Email threads with branches are hard to follow and reconstruct. Wave handles this is one place.
    It's hard to add someone into an email thread and share the history of the discussion – this is easy in Wave.
    Emails cannot be edited after sending. Waves can.
    It's hard to respond to specific points in an email thread. In a wave you can reply at a particular point easily.

    There are many more which have been written about too.

    I agree Wave is unfamiliar and its not obvious how to use it, but it's no different than when any other new form of communication came out. When mobiles came out with SMS, not everyone had one, and people wondered what use text messaging was. Now look at all the use cases that have evolved.

  • Thanks for the thoughtful comment, Alex. I guess I'm hung up on how to use Wave because I can broadly classify most communication tools into one bucket (or possibly two) by looking at two dimensions:

    Asynchronous or Synchronous
    One-to-one or one-to-many

    For example, I'd put the telegraph in the asynchronous one-to-many or one-to-one bucket(s). Email? That's asynchronous 1-to-1 or 1-to-many. Voicemail? That's asynchronous voice, generally 1-to-1. IM? Synchronous 1-to-1. I won't go on at length. I agree with your core point that most new communication tools do not always have obvious use cases up front.

    My issue, though, is that I can't think of many successful communication / collaboration tools that didn't set out to solve some easy to describe problem. Two examples:

    Voicemail – I wanted to talk to you but you didn't pick up. Here's what I wanted to tell you
    IM – Rather than phone or email you, I'd like to chat in real-time

    So, I have a hard time bucketing Google Wave in my simple 2×2 system. What i fear, too, is that most uber-collaboration suites I've seen have failed. And I think that's because most people are reasonably facile managing different communication tools for different use cases. An uber tool that only excels by unifying might not capture the imagination of the average user. It's clear to me that Google Wave is solving some high-end or specific use cases for enterprises.

    Is your assertion that Google Wave is trying to make email better? Gmail does that. Is it supposed to make collaboration broadly more useful?

  • You’re asking the wrong question.

    What is the use case for email? telephone? writing letters? posting to forums? subscribing to mailing lists? chatting online? sharing status updates a la Twitter?

    Communication.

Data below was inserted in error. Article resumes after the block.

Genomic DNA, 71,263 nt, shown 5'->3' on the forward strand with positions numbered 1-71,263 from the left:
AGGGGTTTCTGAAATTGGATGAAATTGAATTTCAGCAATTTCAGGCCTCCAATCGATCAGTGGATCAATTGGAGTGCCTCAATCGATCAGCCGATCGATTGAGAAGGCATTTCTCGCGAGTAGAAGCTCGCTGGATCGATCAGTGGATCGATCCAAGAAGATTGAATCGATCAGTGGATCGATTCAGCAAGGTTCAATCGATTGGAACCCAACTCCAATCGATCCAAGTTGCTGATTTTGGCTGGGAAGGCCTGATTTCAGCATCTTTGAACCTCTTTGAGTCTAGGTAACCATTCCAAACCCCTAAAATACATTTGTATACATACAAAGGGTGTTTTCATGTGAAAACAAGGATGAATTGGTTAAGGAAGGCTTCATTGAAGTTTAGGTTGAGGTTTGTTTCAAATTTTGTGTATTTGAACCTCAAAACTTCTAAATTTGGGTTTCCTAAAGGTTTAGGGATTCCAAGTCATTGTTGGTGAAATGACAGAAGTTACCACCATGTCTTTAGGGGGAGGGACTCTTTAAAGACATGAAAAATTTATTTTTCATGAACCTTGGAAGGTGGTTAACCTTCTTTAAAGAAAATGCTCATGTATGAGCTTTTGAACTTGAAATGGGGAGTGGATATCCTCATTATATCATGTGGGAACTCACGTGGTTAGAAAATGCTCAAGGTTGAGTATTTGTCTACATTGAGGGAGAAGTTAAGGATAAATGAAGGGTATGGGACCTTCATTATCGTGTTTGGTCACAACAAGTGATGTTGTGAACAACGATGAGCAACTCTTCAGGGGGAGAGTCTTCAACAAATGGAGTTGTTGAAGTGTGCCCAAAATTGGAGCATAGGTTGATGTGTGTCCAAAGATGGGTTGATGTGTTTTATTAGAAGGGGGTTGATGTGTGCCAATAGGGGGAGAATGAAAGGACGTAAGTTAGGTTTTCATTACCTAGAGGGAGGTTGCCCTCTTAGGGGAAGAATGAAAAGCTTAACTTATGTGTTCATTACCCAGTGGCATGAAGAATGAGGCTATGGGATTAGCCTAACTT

Wave is just another form of communication, and its use cases are as diverse as there are people to use it.

    As for what problems is it trying to solve, here’s a few:

    Email has many copies of a conversation – Wave has one hosted, shared copy.
    Email threads with branches are hard to follow and reconstruct. Wave handles this is one place.
    It’s hard to add someone into an email thread and share the history of the discussion – this is easy in Wave.
    Emails cannot be edited after sending. Waves can.
    It’s hard to respond to specific points in an email thread. In a wave you can reply at a particular point easily.

    There are many more which have been written about too.

    I agree Wave is unfamiliar and its not obvious how to use it, but it’s no different than when any other new form of communication came out. When mobiles came out with SMS, not everyone had one, and people wondered what use text messaging was. Now look at all the use cases that have evolved.

  • Thanks for the thoughtful comment, Alex. I guess I’m hung up on how to use Wave because I can broadly classify most communication tools into one bucket (or possibly two) by looking at two dimensions:nnAsynchronous or SynchronousnOne-to-one or one-to-manynnFor example, I’d put the telegraph in the asynchronous one-to-many or one-to-one bucket(s). Email? That’s asynchronous 1-to-1 or 1-to-many. Voicemail? That’s asynchronous voice, generally 1-to-1. IM? Synchronous 1-to-1. I won’t go on at length. I agree with your core point that most new communication tools do not always have obvious use cases up front. nnMy issue, though, is that I can’t think of many successful communication / collaboration tools that didn’t set out to solve some easy to describe problem. Two examples:nnVoicemail – I wanted to talk to you but you didn’t pick up. Here’s what I wanted to tell younIM – Rather than phone or email you, I’d like to chat in real-timennSo, I have a hard time bucketing Google Wave in my simple 2×2 system. What i fear, too, is that most uber-collaboration suites I’ve seen have failed. And I think that’s because most people are reasonably facile managing different communication tools for different use cases. An uber tool that only excels by unifying might not capture the imagination of the average user. It’s clear to me that Google Wave is solving some high-end or specific use cases for enterprises.nnIs your assertion that Google Wave is trying to make email better? Gmail does that. Is it supposed to make collaboration broadly more useful?